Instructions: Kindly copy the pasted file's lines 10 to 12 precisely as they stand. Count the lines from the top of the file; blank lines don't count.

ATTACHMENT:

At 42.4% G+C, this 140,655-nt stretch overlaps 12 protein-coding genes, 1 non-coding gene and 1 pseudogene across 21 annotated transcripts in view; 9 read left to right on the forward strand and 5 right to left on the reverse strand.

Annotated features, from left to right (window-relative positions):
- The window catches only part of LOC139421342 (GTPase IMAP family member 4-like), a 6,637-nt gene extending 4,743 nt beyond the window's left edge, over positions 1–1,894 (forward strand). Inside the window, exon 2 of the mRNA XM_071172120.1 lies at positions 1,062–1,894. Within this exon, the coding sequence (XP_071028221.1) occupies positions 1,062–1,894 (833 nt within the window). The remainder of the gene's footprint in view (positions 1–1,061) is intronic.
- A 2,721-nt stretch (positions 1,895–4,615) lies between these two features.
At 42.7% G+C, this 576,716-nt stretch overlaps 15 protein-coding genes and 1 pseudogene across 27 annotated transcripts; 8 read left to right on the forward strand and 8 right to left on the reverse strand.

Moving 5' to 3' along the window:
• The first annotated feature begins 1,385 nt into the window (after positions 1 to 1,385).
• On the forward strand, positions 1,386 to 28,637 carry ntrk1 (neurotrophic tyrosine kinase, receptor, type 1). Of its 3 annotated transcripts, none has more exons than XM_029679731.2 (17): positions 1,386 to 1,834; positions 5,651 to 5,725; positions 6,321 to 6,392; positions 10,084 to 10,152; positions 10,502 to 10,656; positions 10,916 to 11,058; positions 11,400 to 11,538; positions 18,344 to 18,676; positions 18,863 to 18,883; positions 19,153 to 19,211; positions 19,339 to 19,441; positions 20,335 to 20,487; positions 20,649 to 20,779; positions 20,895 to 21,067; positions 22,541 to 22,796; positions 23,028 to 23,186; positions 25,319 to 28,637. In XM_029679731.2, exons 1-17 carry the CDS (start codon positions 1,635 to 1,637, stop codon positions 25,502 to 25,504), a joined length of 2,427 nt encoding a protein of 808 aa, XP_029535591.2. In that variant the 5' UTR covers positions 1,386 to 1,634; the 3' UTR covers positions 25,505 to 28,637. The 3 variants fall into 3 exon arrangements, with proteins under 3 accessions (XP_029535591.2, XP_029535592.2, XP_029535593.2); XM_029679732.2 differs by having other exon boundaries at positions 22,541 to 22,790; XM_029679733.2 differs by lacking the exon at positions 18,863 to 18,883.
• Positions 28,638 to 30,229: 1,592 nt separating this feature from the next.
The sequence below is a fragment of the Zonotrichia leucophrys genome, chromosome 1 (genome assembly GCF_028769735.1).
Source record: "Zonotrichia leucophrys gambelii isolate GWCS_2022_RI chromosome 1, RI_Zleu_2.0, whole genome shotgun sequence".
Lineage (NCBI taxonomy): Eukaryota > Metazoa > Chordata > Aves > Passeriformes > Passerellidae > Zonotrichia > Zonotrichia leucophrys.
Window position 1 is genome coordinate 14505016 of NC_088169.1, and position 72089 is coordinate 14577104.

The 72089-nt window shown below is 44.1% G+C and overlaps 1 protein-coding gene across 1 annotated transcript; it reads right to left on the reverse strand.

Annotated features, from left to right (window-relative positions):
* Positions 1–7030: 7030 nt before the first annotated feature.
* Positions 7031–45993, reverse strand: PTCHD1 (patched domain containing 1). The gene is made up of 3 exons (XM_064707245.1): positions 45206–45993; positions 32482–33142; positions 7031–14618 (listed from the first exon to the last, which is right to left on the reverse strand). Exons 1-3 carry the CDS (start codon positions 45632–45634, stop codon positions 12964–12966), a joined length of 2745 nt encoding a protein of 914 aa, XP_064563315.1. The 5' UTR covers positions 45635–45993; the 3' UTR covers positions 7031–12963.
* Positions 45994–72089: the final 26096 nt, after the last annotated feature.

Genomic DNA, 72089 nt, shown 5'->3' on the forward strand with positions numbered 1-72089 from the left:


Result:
The sequence below is a fragment of the Zonotrichia leucophrys genome, chromosome 1 (genome assembly GCF_028769735.1).
Source record: "Zonotrichia leucophrys gambelii isolate GWCS_2022_RI chromosome 1, RI_Zleu_2.0, whole genome shotgun sequence".
Lineage (NCBI taxonomy): Eukaryota > Metazoa > Chordata > Aves > Passeriformes > Passerellidae > Zonotrichia > Zonotrichia leucophrys.